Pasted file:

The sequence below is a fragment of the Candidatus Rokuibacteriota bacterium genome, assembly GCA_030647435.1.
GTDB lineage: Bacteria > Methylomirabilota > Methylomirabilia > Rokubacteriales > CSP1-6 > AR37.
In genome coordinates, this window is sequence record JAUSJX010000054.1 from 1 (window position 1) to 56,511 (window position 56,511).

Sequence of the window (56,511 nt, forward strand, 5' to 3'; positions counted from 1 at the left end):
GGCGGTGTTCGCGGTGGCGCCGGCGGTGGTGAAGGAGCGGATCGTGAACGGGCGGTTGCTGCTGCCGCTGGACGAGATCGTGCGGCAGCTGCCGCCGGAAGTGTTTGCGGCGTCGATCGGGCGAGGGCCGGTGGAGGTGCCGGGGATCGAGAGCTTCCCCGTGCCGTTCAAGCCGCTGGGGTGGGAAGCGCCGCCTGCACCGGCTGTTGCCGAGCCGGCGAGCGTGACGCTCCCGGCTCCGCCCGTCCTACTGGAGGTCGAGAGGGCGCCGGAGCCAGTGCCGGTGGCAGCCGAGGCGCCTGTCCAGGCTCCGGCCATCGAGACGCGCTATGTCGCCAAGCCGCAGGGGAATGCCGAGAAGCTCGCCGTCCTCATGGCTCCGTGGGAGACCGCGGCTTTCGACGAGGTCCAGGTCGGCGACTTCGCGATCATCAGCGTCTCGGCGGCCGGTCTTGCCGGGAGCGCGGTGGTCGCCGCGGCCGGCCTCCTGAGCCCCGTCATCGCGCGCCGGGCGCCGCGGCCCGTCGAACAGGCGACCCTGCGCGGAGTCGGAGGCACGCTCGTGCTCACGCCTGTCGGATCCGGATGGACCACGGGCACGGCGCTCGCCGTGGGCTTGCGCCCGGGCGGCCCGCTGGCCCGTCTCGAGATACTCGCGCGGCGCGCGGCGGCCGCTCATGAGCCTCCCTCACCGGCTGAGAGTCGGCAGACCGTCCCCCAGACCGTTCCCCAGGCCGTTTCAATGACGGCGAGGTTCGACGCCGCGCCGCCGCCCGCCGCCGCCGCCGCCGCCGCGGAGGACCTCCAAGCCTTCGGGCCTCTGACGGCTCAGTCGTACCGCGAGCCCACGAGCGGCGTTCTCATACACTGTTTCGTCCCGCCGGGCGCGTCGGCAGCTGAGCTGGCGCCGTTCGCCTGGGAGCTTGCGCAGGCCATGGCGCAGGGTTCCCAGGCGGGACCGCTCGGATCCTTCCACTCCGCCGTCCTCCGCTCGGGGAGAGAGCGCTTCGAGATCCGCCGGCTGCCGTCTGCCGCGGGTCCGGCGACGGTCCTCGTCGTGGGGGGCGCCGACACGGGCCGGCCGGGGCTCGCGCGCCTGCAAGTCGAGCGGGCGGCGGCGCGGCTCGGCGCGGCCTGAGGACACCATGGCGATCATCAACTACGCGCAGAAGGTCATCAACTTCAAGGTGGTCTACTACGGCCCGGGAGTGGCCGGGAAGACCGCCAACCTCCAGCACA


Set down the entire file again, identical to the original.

The sequence below is a fragment of the Candidatus Rokuibacteriota bacterium genome, assembly GCA_030647435.1.
GTDB lineage: Bacteria > Methylomirabilota > Methylomirabilia > Rokubacteriales > CSP1-6 > AR37.
In genome coordinates, this window is sequence record JAUSJX010000054.1 from 1 (window position 1) to 56,511 (window position 56,511).

Sequence of the window (56,511 nt, forward strand, 5' to 3'; positions counted from 1 at the left end):
GGCGGTGTTCGCGGTGGCGCCGGCGGTGGTGAAGGAGCGGATCGTGAACGGGCGGTTGCTGCTGCCGCTGGACGAGATCGTGCGGCAGCTGCCGCCGGAAGTGTTTGCGGCGTCGATCGGGCGAGGGCCGGTGGAGGTGCCGGGGATCGAGAGCTTCCCCGTGCCGTTCAAGCCGCTGGGGTGGGAAGCGCCGCCTGCACCGGCTGTTGCCGAGCCGGCGAGCGTGACGCTCCCGGCTCCGCCCGTCCTACTGGAGGTCGAGAGGGCGCCGGAGCCAGTGCCGGTGGCAGCCGAGGCGCCTGTCCAGGCTCCGGCCATCGAGACGCGCTATGTCGCCAAGCCGCAGGGGAATGCCGAGAAGCTCGCCGTCCTCATGGCTCCGTGGGAGACCGCGGCTTTCGACGAGGTCCAGGTCGGCGACTTCGCGATCATCAGCGTCTCGGCGGCCGGTCTTGCCGGGAGCGCGGTGGTCGCCGCGGCCGGCCTCCTGAGCCCCGTCATCGCGCGCCGGGCGCCGCGGCCCGTCGAACAGGCGACCCTGCGCGGAGTCGGAGGCACGCTCGTGCTCACGCCTGTCGGATCCGGATGGACCACGGGCACGGCGCTCGCCGTGGGCTTGCGCCCGGGCGGCCCGCTGGCCCGTCTCGAGATACTCGCGCGGCGCGCGGCGGCCGCTCATGAGCCTCCCTCACCGGCTGAGAGTCGGCAGACCGTCCCCCAGACCGTTCCCCAGGCCGTTTCAATGACGGCGAGGTTCGACGCCGCGCCGCCGCCCGCCGCCGCCGCCGCCGCCGCGGAGGACCTCCAAGCCTTCGGGCCTCTGACGGCTCAGTCGTACCGCGAGCCCACGAGCGGCGTTCTCATACACTGTTTCGTCCCGCCGGGCGCGTCGGCAGCTGAGCTGGCGCCGTTCGCCTGGGAGCTTGCGCAGGCCATGGCGCAGGGTTCCCAGGCGGGACCGCTCGGATCCTTCCACTCCGCCGTCCTCCGCTCGGGGAGAGAGCGCTTCGAGATCCGCCGGCTGCCGTCTGCCGCGGGTCCGGCGACGGTCCTCGTCGTGGGGGGCGCCGACACGGGCCGGCCGGGGCTCGCGCGCCTGCAAGTCGAGCGGGCGGCGGCGCGGCTCGGCGCGGCCTGAGGACACCATGGCGATCATCAACTACGCGCAGAAGGTCATCAACTTCAAGGTGGTCTACTACGGCCCGGGAGTGGCCGGGAAGACCGCCAACCTCCAGCACA